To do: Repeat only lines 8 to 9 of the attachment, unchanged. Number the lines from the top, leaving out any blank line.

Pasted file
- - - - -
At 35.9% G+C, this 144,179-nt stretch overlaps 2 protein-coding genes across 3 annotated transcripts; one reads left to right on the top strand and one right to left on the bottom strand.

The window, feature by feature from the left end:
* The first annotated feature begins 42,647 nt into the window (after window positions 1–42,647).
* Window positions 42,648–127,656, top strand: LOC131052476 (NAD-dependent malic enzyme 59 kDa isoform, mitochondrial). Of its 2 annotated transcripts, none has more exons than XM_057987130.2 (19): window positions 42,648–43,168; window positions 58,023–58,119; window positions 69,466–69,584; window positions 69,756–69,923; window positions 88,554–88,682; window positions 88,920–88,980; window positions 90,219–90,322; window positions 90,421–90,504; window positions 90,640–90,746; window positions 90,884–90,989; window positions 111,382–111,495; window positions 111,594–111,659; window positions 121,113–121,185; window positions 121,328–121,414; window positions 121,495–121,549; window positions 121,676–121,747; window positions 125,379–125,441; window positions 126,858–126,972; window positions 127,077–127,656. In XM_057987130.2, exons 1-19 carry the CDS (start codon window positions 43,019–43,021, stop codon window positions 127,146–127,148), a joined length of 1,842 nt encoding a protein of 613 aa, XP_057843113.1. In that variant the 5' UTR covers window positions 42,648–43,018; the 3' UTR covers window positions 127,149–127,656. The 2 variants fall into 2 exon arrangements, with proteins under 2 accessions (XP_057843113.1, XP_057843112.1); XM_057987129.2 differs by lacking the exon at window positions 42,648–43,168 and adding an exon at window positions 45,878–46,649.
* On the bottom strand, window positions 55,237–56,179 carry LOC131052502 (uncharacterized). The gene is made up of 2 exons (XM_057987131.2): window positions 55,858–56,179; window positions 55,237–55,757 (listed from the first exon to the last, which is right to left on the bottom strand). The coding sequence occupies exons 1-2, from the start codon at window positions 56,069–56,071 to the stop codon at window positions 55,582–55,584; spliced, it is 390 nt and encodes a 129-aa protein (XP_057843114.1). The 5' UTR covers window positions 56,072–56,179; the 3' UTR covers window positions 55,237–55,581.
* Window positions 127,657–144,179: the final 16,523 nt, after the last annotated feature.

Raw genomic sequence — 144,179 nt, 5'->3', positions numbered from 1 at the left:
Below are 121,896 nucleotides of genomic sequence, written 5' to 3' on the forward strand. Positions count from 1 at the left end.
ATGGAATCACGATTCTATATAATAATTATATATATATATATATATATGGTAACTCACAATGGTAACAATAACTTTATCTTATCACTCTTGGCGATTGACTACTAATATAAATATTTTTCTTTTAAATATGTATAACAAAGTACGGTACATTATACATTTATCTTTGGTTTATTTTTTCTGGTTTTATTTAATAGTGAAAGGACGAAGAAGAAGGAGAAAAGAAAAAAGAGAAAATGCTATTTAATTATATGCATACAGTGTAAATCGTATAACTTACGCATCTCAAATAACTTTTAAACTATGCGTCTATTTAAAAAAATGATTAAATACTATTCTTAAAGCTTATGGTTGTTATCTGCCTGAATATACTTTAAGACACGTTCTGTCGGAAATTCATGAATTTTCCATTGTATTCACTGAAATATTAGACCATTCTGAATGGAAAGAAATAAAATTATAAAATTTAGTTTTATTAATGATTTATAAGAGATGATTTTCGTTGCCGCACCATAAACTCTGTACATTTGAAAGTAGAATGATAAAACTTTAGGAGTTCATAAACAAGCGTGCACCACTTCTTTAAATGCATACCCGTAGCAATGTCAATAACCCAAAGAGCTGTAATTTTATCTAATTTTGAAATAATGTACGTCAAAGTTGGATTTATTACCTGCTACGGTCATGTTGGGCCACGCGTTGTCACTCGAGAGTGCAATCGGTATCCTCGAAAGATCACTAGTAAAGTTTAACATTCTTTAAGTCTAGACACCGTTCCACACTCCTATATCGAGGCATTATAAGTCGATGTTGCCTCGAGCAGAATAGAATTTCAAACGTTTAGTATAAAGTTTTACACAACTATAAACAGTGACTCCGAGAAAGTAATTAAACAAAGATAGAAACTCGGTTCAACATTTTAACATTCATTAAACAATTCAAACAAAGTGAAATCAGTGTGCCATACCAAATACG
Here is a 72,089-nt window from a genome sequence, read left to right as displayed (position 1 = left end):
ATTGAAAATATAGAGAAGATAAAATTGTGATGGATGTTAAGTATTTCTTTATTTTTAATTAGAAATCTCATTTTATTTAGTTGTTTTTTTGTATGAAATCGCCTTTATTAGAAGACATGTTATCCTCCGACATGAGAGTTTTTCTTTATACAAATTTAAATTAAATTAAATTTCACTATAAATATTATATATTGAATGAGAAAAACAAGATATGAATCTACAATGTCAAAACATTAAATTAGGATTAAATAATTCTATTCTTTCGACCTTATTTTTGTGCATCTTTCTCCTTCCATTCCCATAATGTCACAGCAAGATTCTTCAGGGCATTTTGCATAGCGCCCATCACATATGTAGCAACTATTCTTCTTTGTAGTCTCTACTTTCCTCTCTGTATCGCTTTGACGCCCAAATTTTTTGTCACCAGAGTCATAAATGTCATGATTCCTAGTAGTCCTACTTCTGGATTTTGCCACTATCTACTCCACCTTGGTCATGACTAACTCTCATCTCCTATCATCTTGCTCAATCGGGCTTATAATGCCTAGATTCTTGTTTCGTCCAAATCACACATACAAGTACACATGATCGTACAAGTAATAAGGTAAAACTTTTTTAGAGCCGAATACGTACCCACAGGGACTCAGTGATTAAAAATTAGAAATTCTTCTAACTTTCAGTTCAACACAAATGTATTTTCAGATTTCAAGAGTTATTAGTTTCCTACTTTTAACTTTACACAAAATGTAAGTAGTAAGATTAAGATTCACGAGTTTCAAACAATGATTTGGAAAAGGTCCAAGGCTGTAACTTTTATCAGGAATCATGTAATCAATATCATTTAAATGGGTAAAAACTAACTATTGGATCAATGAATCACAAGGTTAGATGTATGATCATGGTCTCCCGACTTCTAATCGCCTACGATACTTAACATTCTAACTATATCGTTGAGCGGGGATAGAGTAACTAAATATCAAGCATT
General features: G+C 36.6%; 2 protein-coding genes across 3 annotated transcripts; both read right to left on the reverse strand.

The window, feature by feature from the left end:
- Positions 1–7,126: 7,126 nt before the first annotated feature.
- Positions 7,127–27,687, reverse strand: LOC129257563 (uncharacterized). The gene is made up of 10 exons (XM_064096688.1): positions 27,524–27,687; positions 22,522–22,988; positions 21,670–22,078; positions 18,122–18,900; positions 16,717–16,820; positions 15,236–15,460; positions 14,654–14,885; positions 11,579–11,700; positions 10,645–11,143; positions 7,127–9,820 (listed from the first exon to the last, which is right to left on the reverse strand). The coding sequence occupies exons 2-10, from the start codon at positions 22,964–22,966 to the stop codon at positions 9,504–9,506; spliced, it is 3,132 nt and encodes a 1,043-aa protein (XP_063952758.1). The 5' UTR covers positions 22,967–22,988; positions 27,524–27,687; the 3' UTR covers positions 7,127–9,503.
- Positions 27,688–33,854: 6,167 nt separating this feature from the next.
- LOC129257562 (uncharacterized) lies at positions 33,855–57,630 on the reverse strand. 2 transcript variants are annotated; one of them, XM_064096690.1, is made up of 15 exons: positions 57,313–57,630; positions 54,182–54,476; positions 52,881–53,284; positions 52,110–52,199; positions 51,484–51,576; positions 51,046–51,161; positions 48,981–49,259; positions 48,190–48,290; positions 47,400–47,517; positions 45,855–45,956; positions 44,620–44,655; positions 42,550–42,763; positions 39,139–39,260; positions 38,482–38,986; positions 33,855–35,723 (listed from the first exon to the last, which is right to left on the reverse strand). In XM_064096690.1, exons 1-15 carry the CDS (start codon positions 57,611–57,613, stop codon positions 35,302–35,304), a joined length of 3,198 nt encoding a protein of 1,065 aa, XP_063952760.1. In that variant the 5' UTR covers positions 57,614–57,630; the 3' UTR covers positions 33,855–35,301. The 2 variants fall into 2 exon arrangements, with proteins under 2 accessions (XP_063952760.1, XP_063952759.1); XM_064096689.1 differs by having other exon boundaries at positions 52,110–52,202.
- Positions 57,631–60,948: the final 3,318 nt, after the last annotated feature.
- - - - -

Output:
Below are 121,896 nucleotides of genomic sequence, written 5' to 3' on the forward strand. Positions count from 1 at the left end.
ATGGAATCACGATTCTATATAATAATTATATATATATATATATATATGGTAACTCACAATGGTAACAATAACTTTATCTTATCACTCTTGGCGATTGACTACTAATATAAATATTTTTCTTTTAAATATGTATAACAAAGTACGGTACATTATACATTTATCTTTGGTTTATTTTTTCTGGTTTTATTTAATAGTGAAAGGACGAAGAAGAAGGAGAAAAGAAAAAAGAGAAAATGCTATTTAATTATATGCATACAGTGTAAATCGTATAACTTACGCATCTCAAATAACTTTTAAACTATGCGTCTATTTAAAAAAATGATTAAATACTATTCTTAAAGCTTATGGTTGTTATCTGCCTGAATATACTTTAAGACACGTTCTGTCGGAAATTCATGAATTTTCCATTGTATTCACTGAAATATTAGACCATTCTGAATGGAAAGAAATAAAATTATAAAATTTAGTTTTATTAATGATTTATAAGAGATGATTTTCGTTGCCGCACCATAAACTCTGTACATTTGAAAGTAGAATGATAAAACTTTAGGAGTTCATAAACAAGCGTGCACCACTTCTTTAAATGCATACCCGTAGCAATGTCAATAACCCAAAGAGCTGTAATTTTATCTAATTTTGAAATAATGTACGTCAAAGTTGGATTTATTACCTGCTACGGTCATGTTGGGCCACGCGTTGTCACTCGAGAGTGCAATCGGTATCCTCGAAAGATCACTAGTAAAGTTTAACATTCTTTAAGTCTAGACACCGTTCCACACTCCTATATCGAGGCATTATAAGTCGATGTTGCCTCGAGCAGAATAGAATTTCAAACGTTTAGTATAAAGTTTTACACAACTATAAACAGTGACTCCGAGAAAGTAATTAAACAAAGATAGAAACTCGGTTCAACATTTTAACATTCATTAAACAATTCAAACAAAGTGAAATCAGTGTGCCATACCAAATACG